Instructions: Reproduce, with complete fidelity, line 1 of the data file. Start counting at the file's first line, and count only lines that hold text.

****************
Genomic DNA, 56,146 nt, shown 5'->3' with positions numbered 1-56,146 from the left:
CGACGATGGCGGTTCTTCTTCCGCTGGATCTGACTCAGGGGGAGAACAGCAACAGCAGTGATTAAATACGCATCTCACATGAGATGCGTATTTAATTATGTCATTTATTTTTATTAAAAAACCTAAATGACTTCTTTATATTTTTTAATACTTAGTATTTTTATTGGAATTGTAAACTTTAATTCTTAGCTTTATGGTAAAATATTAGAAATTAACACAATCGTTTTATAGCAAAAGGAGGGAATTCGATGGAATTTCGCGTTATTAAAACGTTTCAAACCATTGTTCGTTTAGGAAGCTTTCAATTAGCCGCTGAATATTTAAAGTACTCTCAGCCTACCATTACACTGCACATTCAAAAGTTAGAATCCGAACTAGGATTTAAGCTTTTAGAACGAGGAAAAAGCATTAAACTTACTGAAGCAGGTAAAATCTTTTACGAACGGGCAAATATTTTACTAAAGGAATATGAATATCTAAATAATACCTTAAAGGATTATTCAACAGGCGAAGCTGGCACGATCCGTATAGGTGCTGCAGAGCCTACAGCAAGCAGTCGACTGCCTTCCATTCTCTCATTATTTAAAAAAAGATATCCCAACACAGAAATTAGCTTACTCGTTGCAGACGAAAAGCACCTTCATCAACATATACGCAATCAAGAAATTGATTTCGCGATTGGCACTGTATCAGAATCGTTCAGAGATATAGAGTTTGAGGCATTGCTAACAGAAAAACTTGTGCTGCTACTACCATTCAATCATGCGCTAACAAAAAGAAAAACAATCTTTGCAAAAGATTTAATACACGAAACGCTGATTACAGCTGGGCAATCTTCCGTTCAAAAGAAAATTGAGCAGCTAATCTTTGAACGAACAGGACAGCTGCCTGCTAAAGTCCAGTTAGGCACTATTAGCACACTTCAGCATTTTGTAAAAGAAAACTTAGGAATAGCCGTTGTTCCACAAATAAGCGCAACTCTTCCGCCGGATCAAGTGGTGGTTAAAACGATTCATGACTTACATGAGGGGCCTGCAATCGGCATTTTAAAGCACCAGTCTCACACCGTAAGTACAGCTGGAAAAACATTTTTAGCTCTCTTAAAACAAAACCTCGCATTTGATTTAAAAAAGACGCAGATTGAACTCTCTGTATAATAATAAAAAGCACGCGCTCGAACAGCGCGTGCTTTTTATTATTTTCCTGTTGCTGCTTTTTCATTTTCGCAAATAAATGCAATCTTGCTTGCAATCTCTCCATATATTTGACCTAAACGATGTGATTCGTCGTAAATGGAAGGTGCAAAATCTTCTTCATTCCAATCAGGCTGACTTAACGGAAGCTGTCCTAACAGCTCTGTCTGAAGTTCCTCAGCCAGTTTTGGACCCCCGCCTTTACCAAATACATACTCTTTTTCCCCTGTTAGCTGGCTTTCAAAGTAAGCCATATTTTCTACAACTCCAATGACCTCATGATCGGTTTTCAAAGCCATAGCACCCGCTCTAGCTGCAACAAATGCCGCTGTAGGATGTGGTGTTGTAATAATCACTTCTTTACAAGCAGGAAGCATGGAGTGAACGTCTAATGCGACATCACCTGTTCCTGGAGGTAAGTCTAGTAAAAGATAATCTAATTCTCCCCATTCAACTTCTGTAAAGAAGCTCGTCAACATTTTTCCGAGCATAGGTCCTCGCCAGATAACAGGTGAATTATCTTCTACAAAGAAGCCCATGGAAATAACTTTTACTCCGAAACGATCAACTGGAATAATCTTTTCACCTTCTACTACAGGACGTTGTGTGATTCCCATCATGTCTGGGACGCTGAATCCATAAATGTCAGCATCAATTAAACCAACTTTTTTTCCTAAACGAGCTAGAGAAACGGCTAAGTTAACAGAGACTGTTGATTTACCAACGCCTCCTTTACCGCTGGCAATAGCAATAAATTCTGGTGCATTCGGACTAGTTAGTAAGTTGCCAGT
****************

Genomic DNA, 56,146 nt, shown 5'->3' with positions numbered 1-56,146 from the left: